The pressure on holding companies, trust and investment structures, any other vehicle with little economic substance, as well as on family offices has been steadily increasing over the last years with the introduction of several anti-avoidance measures such as the general anti-abuse measure, CFC rules, principal purpose test under the MLI, and case law developments such as the Danish cases of the ECJ. Recently, the European Commission issued a proposal for a new Directive ("Proposal") specifically aimed at curtailing the use of legal entities in the EU with no or minimal substance and no real economic activity (so-called "shell" entities). The Proposal includes an annual reporting requirement for entities at risk of being considered a shell, and determines adverse tax consequences in case an entity is effectively considered to be a shell.

The EU Commission has announced in a press release that it will present a similar initiative this year to respond to the challenges linked to non-EU shell entities.

Although the Proposal is targeted at the use of shell entities for tax evasion and avoidance purposes, it goes beyond the improper tax use of shell entities so that vehicles (including companies, partnerships, trusts) with little substance may enter into scope even if set up with valid holding and/or investment purposes. The relevant criteria of the Proposal to determine whether a vehicle is at risk of being considered a shell include the receipt of passive income (broadly determined), the outsourcing of administrative activities and the cross-border nature of the activity. It is hence clear that a private client’s holding and trust structures and family offices should be held against the light of the Proposal to determine the consequences and consider how the structures can be made more robust, especially considering that the current proposal provides for a lookback period of two years.

Which entities are in scope?

The Proposal targets any legal entity (irrespective of its legal form, including companies, partnerships, trusts…) that is a tax resident in an EU member state and that is at a risk of qualifying as a shell.

Three cumulative ‘gateways’ determine whether an entity is at risk of being considered a shell: (i) more than 75% of the entity’s income is passive income (broadly defined, e.g., interest or other income from financial assets (including crypto assets), royalties, dividend income, capital gains, income from real estate, income derived from intragroup administration services); (ii) the entity is engaged in cross-border activity; and (iii) the entity outsources the administration of day-today operations and the decision-making on significant functions. The latter, under the current text of the Proposal, probably also includes the situation where some directors are “professional directors” provided by trust or administration services companies.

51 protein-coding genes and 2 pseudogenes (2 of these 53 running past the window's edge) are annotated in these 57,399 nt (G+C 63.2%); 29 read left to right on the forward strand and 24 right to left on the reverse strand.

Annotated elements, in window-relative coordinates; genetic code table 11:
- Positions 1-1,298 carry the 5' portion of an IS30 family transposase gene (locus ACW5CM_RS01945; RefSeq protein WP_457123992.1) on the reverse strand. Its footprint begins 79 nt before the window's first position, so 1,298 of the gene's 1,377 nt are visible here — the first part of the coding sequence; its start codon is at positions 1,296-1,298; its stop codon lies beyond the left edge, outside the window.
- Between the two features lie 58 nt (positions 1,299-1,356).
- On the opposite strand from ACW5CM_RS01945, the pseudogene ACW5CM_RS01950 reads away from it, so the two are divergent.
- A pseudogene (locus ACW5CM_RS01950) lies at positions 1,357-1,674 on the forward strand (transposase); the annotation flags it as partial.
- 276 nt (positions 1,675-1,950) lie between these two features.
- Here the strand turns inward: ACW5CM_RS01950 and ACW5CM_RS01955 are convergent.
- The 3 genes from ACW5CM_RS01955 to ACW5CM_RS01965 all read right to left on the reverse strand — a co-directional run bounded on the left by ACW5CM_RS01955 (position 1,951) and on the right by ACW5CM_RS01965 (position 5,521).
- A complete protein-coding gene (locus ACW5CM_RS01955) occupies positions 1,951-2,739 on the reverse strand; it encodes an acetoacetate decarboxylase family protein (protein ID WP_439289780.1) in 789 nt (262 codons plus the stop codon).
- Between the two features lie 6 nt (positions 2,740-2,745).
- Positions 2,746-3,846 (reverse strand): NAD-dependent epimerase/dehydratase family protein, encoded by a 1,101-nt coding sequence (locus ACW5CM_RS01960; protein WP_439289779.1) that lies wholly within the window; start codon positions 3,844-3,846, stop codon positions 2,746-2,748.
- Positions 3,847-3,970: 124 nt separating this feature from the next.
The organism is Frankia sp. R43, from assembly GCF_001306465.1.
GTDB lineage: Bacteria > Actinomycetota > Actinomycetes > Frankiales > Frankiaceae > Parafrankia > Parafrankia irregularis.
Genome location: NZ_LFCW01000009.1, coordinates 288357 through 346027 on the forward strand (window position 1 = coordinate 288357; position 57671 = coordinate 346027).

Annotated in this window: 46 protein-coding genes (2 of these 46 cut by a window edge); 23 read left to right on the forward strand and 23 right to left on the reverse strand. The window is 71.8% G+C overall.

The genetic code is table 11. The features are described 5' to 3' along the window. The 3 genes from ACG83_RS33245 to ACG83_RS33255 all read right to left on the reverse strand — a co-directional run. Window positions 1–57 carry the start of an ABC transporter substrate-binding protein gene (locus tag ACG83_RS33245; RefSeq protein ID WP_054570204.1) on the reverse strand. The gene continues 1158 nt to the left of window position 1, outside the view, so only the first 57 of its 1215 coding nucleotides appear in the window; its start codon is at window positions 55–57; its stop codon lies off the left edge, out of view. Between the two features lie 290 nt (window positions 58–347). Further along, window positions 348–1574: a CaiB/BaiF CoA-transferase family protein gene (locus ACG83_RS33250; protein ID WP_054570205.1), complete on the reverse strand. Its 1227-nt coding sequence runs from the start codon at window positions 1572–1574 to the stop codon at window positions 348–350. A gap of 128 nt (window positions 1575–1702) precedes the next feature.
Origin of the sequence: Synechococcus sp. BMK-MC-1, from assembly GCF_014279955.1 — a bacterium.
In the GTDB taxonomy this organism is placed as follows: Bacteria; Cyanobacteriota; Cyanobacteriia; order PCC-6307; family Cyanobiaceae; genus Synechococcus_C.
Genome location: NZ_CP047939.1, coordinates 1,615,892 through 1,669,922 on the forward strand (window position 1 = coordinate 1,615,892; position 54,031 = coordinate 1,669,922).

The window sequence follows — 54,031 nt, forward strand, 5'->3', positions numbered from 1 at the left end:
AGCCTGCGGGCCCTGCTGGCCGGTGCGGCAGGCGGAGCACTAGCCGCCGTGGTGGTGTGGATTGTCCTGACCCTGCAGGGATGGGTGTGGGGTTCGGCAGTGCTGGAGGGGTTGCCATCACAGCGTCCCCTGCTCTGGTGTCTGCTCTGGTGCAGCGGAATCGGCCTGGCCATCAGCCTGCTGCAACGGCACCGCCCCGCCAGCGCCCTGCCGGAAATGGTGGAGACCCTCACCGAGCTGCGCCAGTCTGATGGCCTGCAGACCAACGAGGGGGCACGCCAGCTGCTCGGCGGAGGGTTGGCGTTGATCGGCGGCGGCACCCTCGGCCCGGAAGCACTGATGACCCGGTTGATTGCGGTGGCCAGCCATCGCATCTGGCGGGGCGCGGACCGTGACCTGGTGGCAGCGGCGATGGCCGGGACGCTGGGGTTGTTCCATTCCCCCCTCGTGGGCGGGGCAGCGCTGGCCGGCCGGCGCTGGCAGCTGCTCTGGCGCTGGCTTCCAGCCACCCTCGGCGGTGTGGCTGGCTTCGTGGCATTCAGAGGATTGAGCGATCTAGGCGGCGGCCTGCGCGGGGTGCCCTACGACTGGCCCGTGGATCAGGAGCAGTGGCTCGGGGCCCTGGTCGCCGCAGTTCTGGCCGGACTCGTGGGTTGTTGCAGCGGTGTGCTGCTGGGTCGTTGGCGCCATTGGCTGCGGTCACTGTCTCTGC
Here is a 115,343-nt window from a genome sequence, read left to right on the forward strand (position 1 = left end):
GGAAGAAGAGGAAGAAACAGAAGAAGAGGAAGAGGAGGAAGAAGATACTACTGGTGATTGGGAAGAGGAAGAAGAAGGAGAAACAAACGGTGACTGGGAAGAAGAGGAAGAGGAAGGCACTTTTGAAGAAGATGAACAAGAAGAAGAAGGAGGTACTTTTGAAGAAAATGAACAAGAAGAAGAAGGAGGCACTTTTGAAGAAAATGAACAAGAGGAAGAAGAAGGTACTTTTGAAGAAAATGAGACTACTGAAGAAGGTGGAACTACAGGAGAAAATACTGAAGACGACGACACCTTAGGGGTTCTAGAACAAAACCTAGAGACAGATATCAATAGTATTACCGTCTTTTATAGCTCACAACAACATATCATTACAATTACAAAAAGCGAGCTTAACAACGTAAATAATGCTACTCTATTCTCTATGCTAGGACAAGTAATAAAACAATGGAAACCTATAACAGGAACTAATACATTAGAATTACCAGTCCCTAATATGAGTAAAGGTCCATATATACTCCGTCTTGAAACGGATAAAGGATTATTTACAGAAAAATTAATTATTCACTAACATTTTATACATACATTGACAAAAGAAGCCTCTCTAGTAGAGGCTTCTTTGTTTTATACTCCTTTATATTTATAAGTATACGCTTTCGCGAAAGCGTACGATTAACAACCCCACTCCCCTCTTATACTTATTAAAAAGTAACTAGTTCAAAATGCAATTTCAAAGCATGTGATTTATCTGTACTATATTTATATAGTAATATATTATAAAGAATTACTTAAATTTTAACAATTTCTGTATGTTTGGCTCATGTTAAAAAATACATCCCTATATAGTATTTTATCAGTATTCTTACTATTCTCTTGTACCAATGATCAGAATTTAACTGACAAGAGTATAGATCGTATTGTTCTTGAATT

A long list of entities that are out of scope is provided in the Proposal, which includes, amongst others (i) regulated and supervised entities (such as credit institutions, pension funds, (re)insurance undertakings, regulated investment funds such as UCITS, AIFS, AIFMS, securitisation vehicles if they meet certain conditions, etc.); (ii) companies with listed securities, (iii) holding companies with shareholders in the same EU member state; and (iv) companies with at least five own FTEs or members of staff exclusively carrying out the activities generating the relevant income.

Annual reporting requirement

If all gateways are met, the entity is at risk of being considered a shell and will need to comply with an annual reporting obligation in its member state of residence through which it should demonstrate, with documentary evidence, that all indicators of minimum substance are met in order not to be qualified as a shell. The reported information will be automatically exchanged between member states through the Common Communication Network (CCN).

These indicators of minimum substance are (i) the availability of premises in the EU member state for exclusive use; (ii) the availability of at least one active bank account in the Union; (iii) qualifying directors or personnel.

Today, all these indicators still raise questions (e.g., what qualifies as exclusive use of premises, when is a bank account considered active), but the main question will be whether the entity has qualifying directors or personnel available. In this context, the Proposal requires at least one director who (i) is tax resident in the member state of the entity or at a distance that is “compatible with the proper performance of his/her duties”; (ii) is qualified and authorised to take decisions; (iii) is actively and independently using such authorization; and (iv) is not performing a function as director or employee in a nonassociated enterprise (i.e., not a “professional director”). Alternatively, the Proposal requires that the majority of the entity’s FTEs are (i) tax resident in the member state of the undertaking or at a distance compatible with the performance of their duties; and (ii) is qualified to carry out the activities.